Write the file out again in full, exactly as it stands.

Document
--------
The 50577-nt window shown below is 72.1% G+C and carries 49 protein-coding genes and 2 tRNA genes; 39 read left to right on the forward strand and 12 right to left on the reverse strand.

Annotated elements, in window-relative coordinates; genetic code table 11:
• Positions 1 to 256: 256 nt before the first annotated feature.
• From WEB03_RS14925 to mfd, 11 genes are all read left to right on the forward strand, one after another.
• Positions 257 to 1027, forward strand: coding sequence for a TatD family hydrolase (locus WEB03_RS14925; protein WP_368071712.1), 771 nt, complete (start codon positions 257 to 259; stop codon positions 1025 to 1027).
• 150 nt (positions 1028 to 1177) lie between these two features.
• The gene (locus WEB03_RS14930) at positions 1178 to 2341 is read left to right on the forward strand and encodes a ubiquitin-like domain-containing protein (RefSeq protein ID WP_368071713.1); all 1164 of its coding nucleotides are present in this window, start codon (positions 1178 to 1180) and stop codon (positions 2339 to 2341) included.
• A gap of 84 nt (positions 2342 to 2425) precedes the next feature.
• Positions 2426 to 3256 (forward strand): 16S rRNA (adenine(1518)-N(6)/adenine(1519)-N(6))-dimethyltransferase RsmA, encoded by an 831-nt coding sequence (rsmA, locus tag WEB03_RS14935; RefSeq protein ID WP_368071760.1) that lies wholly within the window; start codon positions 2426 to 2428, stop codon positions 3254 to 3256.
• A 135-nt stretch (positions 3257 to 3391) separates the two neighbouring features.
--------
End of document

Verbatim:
The 50577-nt window shown below is 72.1% G+C and carries 49 protein-coding genes and 2 tRNA genes; 39 read left to right on the forward strand and 12 right to left on the reverse strand.

Annotated elements, in window-relative coordinates; genetic code table 11:
• Positions 1 to 256: 256 nt before the first annotated feature.
• From WEB03_RS14925 to mfd, 11 genes are all read left to right on the forward strand, one after another.
• Positions 257 to 1027, forward strand: coding sequence for a TatD family hydrolase (locus WEB03_RS14925; protein WP_368071712.1), 771 nt, complete (start codon positions 257 to 259; stop codon positions 1025 to 1027).
• 150 nt (positions 1028 to 1177) lie between these two features.
• The gene (locus WEB03_RS14930) at positions 1178 to 2341 is read left to right on the forward strand and encodes a ubiquitin-like domain-containing protein (RefSeq protein ID WP_368071713.1); all 1164 of its coding nucleotides are present in this window, start codon (positions 1178 to 1180) and stop codon (positions 2339 to 2341) included.
• A gap of 84 nt (positions 2342 to 2425) precedes the next feature.
• Positions 2426 to 3256 (forward strand): 16S rRNA (adenine(1518)-N(6)/adenine(1519)-N(6))-dimethyltransferase RsmA, encoded by an 831-nt coding sequence (rsmA, locus tag WEB03_RS14935; RefSeq protein ID WP_368071760.1) that lies wholly within the window; start codon positions 2426 to 2428, stop codon positions 3254 to 3256.
• A 135-nt stretch (positions 3257 to 3391) separates the two neighbouring features.